The New York Times, February 27, 2001, Tuesday, Late Edition - Final
HEADLINE: Israel’s Unity Government
Israel’s Labor Party acted responsibly yesterday by voting to join a national unity government under the Likud Party leader, Ariel Sharon. Crucial details are yet to be worked out, including Labor’s new leadership and the identity of its cabinet nominees. But the important portfolios Labor will hold, including the Defense and Foreign Ministries, should permit it to exert a moderating influence on the new government’s policies.
This will be particularly important on issues like military tactics against Palestinian unrest and future relations with Yasir Arafat and other Arab leaders. Already Labor has secured a commitment to the principle of trading land for peace and an affirmation of existing agreements like the 1993 Oslo accords with the Palestinians.
Labor’s decision frees Mr. Sharon from dependence on the narrow coalition of right-wing and religious parties that he would otherwise have needed for a parliamentary majority. Neither he nor Israeli voters wanted to see the new government beholden from the start to these fractious and ideological groups. By joining with Labor, Mr. Sharon commits himself to a broadly centrist course. But for a national unity government to be effective, it must be more than a facade. Labor ministers must be consulted on important policies and given authority to run their departments.
The new Israeli government will inherit a difficult situation when it takes office next month. Peace talks with the Palestinians have collapsed. Violent unrest in the West Bank and Gaza Strip is about to enter its sixth month. Anti-Israeli rhetoric from Syria, Iraq and Iran is becoming increasingly belligerent. Mr. Sharon and his ministers must protect Israel’s security while looking for ways to renew the search for peace to which both Labor and Likud have made major contributions over the years.
To this end, Israel should give serious consideration to Secretary of State Colin Powell’s suggestion over the weekend that it look for ways to ease economic pressures on the Palestinians. In a welcome early response to this American suggestion, Israel agreed to dismantle the military checkpoints that had briefly cut Gaza in two. Further Israeli steps, like a release of tax revenues to the Palestinian Authority, would be more likely if Mr. Arafat began living up to his commitments to discourage further violence.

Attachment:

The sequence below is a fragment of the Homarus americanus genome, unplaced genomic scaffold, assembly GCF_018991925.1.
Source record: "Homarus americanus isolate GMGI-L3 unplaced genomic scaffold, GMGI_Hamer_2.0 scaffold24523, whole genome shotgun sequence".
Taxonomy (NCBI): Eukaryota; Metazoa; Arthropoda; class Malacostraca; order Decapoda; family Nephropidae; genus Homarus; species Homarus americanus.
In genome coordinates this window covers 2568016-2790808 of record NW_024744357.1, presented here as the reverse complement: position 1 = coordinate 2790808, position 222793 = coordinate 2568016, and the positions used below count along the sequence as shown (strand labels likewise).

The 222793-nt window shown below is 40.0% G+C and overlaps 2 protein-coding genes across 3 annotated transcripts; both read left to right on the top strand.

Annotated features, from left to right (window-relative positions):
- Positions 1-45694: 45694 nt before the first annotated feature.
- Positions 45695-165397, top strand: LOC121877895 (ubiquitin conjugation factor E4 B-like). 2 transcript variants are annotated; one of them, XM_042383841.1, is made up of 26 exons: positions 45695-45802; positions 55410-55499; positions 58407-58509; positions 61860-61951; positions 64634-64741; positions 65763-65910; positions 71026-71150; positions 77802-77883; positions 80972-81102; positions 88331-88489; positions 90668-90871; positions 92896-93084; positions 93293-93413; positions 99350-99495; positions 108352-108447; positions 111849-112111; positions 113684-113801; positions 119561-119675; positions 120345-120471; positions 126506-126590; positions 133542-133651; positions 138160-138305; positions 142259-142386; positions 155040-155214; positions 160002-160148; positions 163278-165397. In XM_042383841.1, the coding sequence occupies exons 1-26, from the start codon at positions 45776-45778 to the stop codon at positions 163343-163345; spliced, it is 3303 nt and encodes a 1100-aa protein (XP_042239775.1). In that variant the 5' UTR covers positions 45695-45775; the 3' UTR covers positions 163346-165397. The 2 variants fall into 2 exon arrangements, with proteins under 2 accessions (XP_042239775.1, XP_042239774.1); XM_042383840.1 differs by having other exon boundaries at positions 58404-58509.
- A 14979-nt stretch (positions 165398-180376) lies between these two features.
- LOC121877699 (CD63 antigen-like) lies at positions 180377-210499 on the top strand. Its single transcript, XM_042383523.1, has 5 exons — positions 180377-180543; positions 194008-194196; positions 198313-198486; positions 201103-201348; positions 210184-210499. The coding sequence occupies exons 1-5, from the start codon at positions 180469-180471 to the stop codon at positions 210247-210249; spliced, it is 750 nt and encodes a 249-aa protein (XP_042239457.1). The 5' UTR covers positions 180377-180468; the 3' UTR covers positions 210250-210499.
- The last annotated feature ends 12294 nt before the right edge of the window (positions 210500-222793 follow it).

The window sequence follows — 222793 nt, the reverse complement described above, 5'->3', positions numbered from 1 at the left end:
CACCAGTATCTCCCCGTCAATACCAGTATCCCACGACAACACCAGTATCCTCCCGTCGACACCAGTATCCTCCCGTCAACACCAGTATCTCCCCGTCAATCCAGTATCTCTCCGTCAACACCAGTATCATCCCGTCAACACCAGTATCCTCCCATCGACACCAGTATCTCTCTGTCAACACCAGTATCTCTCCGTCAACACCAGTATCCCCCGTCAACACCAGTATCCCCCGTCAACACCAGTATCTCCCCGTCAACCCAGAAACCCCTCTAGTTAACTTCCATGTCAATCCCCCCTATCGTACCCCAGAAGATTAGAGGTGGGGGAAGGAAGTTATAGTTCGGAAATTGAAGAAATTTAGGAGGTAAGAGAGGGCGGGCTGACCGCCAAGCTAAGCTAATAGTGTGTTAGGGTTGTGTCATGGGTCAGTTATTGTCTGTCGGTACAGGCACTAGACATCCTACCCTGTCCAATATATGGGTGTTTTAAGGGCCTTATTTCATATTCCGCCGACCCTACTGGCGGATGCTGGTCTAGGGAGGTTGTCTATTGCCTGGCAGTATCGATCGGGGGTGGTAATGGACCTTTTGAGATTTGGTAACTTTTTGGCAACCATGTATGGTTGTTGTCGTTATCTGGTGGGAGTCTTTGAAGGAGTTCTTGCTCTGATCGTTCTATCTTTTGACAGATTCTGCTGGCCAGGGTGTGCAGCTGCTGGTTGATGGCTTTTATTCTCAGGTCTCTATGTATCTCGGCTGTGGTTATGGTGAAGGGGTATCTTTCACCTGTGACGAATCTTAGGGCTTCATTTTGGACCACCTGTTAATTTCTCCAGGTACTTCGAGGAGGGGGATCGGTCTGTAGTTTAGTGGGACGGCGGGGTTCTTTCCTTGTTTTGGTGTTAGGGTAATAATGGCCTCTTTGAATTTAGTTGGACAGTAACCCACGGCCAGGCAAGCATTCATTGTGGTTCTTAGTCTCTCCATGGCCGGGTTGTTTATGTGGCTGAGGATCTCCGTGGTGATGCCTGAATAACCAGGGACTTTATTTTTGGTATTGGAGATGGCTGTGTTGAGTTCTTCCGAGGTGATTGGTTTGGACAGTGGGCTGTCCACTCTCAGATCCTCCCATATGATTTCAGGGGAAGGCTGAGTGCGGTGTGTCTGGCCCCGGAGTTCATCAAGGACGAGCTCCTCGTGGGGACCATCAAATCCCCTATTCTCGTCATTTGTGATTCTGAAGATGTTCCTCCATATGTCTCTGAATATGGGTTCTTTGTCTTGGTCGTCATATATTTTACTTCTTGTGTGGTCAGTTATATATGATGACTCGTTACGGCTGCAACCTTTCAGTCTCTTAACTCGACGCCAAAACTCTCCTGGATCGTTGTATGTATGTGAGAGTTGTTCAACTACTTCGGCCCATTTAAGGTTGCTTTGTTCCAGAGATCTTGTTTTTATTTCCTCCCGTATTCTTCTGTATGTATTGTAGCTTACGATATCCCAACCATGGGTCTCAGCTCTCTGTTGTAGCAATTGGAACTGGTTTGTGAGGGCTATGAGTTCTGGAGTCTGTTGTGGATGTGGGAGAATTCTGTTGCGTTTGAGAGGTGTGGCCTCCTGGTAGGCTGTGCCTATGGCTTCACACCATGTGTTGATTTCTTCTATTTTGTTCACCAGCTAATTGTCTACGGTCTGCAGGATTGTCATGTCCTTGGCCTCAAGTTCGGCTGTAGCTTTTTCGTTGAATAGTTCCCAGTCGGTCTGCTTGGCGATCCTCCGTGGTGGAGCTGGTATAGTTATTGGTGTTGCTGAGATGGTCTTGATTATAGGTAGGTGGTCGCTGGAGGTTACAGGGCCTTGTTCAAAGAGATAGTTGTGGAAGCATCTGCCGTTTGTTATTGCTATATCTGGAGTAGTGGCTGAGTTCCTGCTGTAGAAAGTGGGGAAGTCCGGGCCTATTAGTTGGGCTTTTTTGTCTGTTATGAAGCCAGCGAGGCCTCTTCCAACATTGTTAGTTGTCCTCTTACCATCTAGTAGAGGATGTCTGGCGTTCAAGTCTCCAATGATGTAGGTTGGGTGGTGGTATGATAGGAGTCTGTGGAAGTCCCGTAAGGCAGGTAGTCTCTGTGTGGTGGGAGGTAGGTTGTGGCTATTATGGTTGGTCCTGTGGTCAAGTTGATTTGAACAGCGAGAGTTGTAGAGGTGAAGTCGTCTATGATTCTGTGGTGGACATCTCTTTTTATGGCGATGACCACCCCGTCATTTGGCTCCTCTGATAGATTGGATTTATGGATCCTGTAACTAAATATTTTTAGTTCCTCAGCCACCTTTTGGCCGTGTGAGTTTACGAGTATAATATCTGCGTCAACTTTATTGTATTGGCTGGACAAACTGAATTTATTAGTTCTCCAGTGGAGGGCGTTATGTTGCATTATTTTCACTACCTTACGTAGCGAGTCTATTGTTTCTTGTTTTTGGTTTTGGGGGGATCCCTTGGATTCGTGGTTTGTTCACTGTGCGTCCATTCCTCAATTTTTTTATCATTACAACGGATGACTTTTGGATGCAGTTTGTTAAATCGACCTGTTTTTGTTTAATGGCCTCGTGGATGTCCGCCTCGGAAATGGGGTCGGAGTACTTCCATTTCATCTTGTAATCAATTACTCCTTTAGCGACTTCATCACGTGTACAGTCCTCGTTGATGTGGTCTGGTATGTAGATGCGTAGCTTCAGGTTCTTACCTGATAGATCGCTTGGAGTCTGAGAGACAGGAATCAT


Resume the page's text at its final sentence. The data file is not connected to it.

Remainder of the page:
Some Labor leaders argued for remaining outside the Sharon government, so that the party could rebuild its public support and re-energize its strategy for peace negotiations. But they were decisively outvoted by those who felt that forcing Mr. Sharon to form a narrow right-wing coalition would be dangerous for Israel at a particularly difficult moment in its history. That wiser view has now prevailed.
1. “Moderation” - The New York Times’ editorial praises the Israeli Labor party’s decision to join a “national unity” government on the grounds that it could exert a “moderating influence” on the new government’s approach “on issues like military tactics against Palestinian unrest.”
The Electronic Intifada notes that if the outgoing Labor government has been “moderate” in its response, Palestinians could well be forgiven for wondering what a harsh response would look like. On Feb 23rd, CNN reported that, “[Today’s] shootings raised the toll of the dead in five months of clashes between Palestinians and Israelis to 441 — 367 Palestinians, according to the Palestine Red Crescent Society, and 61 Israeli Jews and 13 Israeli Arabs, according to Israeli officials.”
In addition, the US State Department annual human rights report, published on February 26 makes it quite clear that widescale Palestinian demonstrations began against the occupation only after Israeli forces had shot dead four unarmed Palestinians protesting Sharon’s provocative visit to the Haram Al-Sharif/Temple Mount with several thousand armed troops.
Since then Israel has escalated the violence at every step, answering stones with bullets, and bullets with tank shells and rockets. Every Palestinian in the occupied territories is suffering as a result of the siege, and the widescale destruction of Palestinian property by settlers and the occupation forces. This progression took place while the Israeli Labour Party has been in power, not Likud.
2. Invisible Military Occupation - There is no mention of the military occupation and its continuing human rights abuses as a reason for the “violent unrest in the West Bank and Gaza Strip”.
Rather than address this, The New York Times’ prescribed solution relates to the tweaking of the economic situation, as if that in itself would make life better for the Palestinians, rather than asking the necessary hard questions of the Israeli Labour party.
This action item is now closed.
Write to The New York Times’ Editor:
1. Citing the editorial, Israel’s Unity Government, from 27 February 2001.
2. Asking what evidence of moderation there has been from Israel’s Labour Party.
3. Stressing that the continuation of Israeli military occupation and repression since Oslo is the reason for the current Palestinian uprising. Cite examples from the US State Department annual human rights report.